Some civilizations believed the world began with an enormous egg, and others saw the universe as a cosmic egg.

The Chinese believed the first man sprang from an egg that the deity Tian dropped from heaven to float upon the primordial waters, Cirlot writes.

Eggs, also a symbol of fertility, had a starring role in spring rites and festivals in ancient Egypt, Persia and Rome. They may have been painted to represent the bright colors and sunlight of spring and were given as gifts.

From a Christian perspective, the egg represents Jesus' emergence from the tomb and the resurrection, says History.com

From a practical standpoint, eggs were not eaten during Lent - the 40-day period of penance before Easter - but the hens kept laying, says Hester E. Oberman, who teaches psychology of religion in the UA religious studies program. The eggs were hard-boiled and preserved, and Easter was the first chance to eat those that had accumulated.

The story of Mary Magdalene with a red egg may contribute to the practice of coloring eggs, says Jeanne Carrigan, a nun with the Sisters of St. Francis and an art therapist and educator who retired last year as an assistant professor at the University of Arizona.

Mary Magdalene found Jesus' tomb empty and was the first person to see Jesus after the resurrection, according to the Gospel.

Afterward, she visited the Emperor Tiberius in Rome and greeted him with: "Christ has risen." Tiberius pointed to an egg on his table and snarled, "Christ has no more risen than that egg is red." The egg is supposed to have immediately turned bright blood-red.

The Easter Feast

If lamb or ham is the centerpiece of your holiday meal today, thank your forebears.

Eating and sacrificing lambs in spring - when the lambs are born - is a centuries-old tradition, says the UA's Hester E. Oberman .

Likewise, eating lamb on Easter coincides with the the Jewish holiday Passover, the celebration of God's rescue of the Israelite people from slavery in Egypt, Oberman says. By God's instruction, homes with door posts marked with the blood of an unblemished male lamb were "passed over" by a plague that would kill the firstborns of Egypt.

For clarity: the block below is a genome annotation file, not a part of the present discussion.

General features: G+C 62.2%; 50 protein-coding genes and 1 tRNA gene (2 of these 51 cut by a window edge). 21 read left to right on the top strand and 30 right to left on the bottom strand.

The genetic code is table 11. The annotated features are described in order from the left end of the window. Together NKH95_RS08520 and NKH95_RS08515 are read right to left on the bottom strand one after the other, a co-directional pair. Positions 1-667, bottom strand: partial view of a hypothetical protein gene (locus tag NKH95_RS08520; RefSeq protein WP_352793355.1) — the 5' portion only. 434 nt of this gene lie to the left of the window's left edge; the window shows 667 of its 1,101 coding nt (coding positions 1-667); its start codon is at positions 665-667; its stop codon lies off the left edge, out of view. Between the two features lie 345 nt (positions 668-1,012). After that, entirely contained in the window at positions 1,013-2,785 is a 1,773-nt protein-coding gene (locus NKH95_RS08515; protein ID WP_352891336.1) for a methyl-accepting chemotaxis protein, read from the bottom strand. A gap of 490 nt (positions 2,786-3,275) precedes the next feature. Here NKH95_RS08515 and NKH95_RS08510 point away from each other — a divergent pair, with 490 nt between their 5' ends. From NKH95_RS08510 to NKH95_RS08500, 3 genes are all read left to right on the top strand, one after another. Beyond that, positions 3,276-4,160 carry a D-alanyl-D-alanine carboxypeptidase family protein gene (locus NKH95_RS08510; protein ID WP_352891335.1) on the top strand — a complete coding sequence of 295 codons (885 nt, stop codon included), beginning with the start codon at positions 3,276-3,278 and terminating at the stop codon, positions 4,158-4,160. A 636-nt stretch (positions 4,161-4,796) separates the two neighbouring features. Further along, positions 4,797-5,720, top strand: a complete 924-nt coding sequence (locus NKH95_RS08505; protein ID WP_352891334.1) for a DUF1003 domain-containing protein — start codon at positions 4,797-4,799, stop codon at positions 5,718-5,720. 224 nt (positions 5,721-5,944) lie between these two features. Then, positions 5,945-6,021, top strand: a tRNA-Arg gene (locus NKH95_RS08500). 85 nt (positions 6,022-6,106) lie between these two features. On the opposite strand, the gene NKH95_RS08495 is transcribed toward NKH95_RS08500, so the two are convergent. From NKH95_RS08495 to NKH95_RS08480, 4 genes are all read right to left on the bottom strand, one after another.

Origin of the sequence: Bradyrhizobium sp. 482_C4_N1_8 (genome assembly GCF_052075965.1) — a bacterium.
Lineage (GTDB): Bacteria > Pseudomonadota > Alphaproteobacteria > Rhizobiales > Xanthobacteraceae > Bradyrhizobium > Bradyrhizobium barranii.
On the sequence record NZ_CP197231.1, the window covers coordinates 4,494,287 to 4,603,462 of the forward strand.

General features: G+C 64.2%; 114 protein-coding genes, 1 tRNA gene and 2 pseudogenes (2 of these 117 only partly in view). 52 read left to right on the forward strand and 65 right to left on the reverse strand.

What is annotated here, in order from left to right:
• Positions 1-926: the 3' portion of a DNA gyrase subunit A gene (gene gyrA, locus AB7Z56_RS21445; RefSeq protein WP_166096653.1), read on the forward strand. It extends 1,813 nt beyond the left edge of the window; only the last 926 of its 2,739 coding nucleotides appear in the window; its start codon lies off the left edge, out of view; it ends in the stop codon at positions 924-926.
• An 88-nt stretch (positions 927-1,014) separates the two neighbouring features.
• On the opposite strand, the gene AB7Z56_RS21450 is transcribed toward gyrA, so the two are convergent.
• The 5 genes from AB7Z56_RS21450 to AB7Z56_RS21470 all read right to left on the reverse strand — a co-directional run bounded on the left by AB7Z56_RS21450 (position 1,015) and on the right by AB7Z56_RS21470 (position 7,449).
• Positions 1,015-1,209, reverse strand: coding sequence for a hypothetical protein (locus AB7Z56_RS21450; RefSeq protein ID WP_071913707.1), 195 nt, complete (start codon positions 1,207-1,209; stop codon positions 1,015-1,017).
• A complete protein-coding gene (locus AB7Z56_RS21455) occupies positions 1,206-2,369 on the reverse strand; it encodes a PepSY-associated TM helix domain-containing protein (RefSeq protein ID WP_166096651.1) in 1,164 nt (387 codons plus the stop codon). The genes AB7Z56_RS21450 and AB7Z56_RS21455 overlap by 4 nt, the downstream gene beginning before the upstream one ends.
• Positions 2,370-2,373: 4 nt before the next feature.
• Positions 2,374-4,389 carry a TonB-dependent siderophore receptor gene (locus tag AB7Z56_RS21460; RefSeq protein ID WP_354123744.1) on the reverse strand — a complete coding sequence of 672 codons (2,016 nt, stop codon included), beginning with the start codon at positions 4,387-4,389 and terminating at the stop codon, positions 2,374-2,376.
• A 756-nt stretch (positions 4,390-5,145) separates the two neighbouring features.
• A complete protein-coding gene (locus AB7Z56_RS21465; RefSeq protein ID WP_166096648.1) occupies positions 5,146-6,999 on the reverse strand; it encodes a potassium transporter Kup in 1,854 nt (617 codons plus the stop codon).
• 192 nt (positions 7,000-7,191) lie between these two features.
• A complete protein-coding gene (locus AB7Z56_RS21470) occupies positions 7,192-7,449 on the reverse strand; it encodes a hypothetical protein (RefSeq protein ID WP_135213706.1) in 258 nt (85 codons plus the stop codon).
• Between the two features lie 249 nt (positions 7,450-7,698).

From a Christian perspective, in the Gospel of John, he saw Jesus coming and said, "Look, the Lamb of God, who takes away the sin of the world."

In this subtext, eating lamb can be interpreted as a continuation of Holy Communion, where the body and blood of Christ are shared, Sister Jeanne Carrigan says.

Ham as an Easter-feast food dates to the days before refrigerators and freezers. Hogs were slaughtered in the fall. The pork not eaten was cured and was first available at Easter, just in time for a celebratory dinner.

Eating ham may also have percolated from the Christian desire to break away from Jewish customs and traditions, such as the dietary restriction of not eating pork, Carrigan says.

Hot cross buns

"Hot cross buns! Hot cross buns!

"One a penny two a penny - Hot cross buns

"If you have no daughters, give them to your sons

"One a penny two a penny - Hot cross buns."

Small, spicy yeast rolls decorated with a cross are a Good Friday tradition.

The treat is surrounded by folklore, superstition and mystique, such as:

• Buns baked and served on Good Friday won't spoil, and when taken to sea they ward off shipwreck.

• Share with a pal and ensure another year of friendship.

• Healing and fire-protecting properties and the ability to ward off evil are also attributed to the buns.

Even though the mark of the cross is symbolic of the Crucifixion, there may be links to ancient peoples, too. The goddess of spring may have been honored with bread marked to represent the four quarters of the moon. Roman, Greek, Mexican and Peruvian are among the cultures with similar customs of marking bread for sacrifice.